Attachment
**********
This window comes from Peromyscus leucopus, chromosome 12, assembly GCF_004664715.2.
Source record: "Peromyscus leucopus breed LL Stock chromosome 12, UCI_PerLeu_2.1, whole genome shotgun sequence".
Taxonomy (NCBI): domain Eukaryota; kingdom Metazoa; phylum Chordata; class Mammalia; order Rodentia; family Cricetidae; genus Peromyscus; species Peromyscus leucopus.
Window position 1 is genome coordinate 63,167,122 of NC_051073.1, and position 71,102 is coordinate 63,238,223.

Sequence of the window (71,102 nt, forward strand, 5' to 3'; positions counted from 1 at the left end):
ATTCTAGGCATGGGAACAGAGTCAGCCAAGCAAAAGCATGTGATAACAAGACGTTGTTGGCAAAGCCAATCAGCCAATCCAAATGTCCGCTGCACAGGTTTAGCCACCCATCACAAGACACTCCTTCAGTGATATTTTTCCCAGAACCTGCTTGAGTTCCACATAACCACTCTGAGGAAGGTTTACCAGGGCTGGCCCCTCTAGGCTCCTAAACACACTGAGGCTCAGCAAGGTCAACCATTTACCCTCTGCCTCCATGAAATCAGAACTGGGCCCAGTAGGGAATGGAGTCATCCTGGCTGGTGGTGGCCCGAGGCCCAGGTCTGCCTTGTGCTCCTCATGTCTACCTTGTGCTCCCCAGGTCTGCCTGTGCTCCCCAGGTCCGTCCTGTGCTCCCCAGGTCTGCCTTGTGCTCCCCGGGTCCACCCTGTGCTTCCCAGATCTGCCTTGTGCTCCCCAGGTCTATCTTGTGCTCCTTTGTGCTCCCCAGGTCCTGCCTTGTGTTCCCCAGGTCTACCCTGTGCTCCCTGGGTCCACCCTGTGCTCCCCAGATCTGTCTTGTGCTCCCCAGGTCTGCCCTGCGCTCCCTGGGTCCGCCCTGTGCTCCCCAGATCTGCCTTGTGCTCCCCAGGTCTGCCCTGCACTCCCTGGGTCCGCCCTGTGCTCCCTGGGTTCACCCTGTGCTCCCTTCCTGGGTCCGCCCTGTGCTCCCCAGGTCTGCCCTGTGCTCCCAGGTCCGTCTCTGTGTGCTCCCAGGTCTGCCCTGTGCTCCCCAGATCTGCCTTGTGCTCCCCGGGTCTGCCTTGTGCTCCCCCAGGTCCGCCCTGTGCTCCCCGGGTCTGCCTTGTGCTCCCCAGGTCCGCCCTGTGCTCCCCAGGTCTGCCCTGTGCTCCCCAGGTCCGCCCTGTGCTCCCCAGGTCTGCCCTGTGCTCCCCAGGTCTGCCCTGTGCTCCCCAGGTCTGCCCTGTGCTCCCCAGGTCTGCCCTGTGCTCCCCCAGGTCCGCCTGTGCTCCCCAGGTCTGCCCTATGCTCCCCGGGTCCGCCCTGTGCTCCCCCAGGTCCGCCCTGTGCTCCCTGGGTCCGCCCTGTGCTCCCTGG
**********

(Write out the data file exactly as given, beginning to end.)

This window comes from Peromyscus leucopus, chromosome 12, assembly GCF_004664715.2.
Source record: "Peromyscus leucopus breed LL Stock chromosome 12, UCI_PerLeu_2.1, whole genome shotgun sequence".
Taxonomy (NCBI): domain Eukaryota; kingdom Metazoa; phylum Chordata; class Mammalia; order Rodentia; family Cricetidae; genus Peromyscus; species Peromyscus leucopus.
Window position 1 is genome coordinate 63,167,122 of NC_051073.1, and position 71,102 is coordinate 63,238,223.

Sequence of the window (71,102 nt, forward strand, 5' to 3'; positions counted from 1 at the left end):
ATTCTAGGCATGGGAACAGAGTCAGCCAAGCAAAAGCATGTGATAACAAGACGTTGTTGGCAAAGCCAATCAGCCAATCCAAATGTCCGCTGCACAGGTTTAGCCACCCATCACAAGACACTCCTTCAGTGATATTTTTCCCAGAACCTGCTTGAGTTCCACATAACCACTCTGAGGAAGGTTTACCAGGGCTGGCCCCTCTAGGCTCCTAAACACACTGAGGCTCAGCAAGGTCAACCATTTACCCTCTGCCTCCATGAAATCAGAACTGGGCCCAGTAGGGAATGGAGTCATCCTGGCTGGTGGTGGCCCGAGGCCCAGGTCTGCCTTGTGCTCCTCATGTCTACCTTGTGCTCCCCAGGTCTGCCTGTGCTCCCCAGGTCCGTCCTGTGCTCCCCAGGTCTGCCTTGTGCTCCCCGGGTCCACCCTGTGCTTCCCAGATCTGCCTTGTGCTCCCCAGGTCTATCTTGTGCTCCTTTGTGCTCCCCAGGTCCTGCCTTGTGTTCCCCAGGTCTACCCTGTGCTCCCTGGGTCCACCCTGTGCTCCCCAGATCTGTCTTGTGCTCCCCAGGTCTGCCCTGCGCTCCCTGGGTCCGCCCTGTGCTCCCCAGATCTGCCTTGTGCTCCCCAGGTCTGCCCTGCACTCCCTGGGTCCGCCCTGTGCTCCCTGGGTTCACCCTGTGCTCCCTTCCTGGGTCCGCCCTGTGCTCCCCAGGTCTGCCCTGTGCTCCCAGGTCCGTCTCTGTGTGCTCCCAGGTCTGCCCTGTGCTCCCCAGATCTGCCTTGTGCTCCCCGGGTCTGCCTTGTGCTCCCCCAGGTCCGCCCTGTGCTCCCCGGGTCTGCCTTGTGCTCCCCAGGTCCGCCCTGTGCTCCCCAGGTCTGCCCTGTGCTCCCCAGGTCCGCCCTGTGCTCCCCAGGTCTGCCCTGTGCTCCCCAGGTCTGCCCTGTGCTCCCCAGGTCTGCCCTGTGCTCCCCAGGTCTGCCCTGTGCTCCCCCAGGTCCGCCTGTGCTCCCCAGGTCTGCCCTATGCTCCCCGGGTCCGCCCTGTGCTCCCCCAGGTCCGCCCTGTGCTCCCTGGGTCCGCCCTGTGCTCCCTGG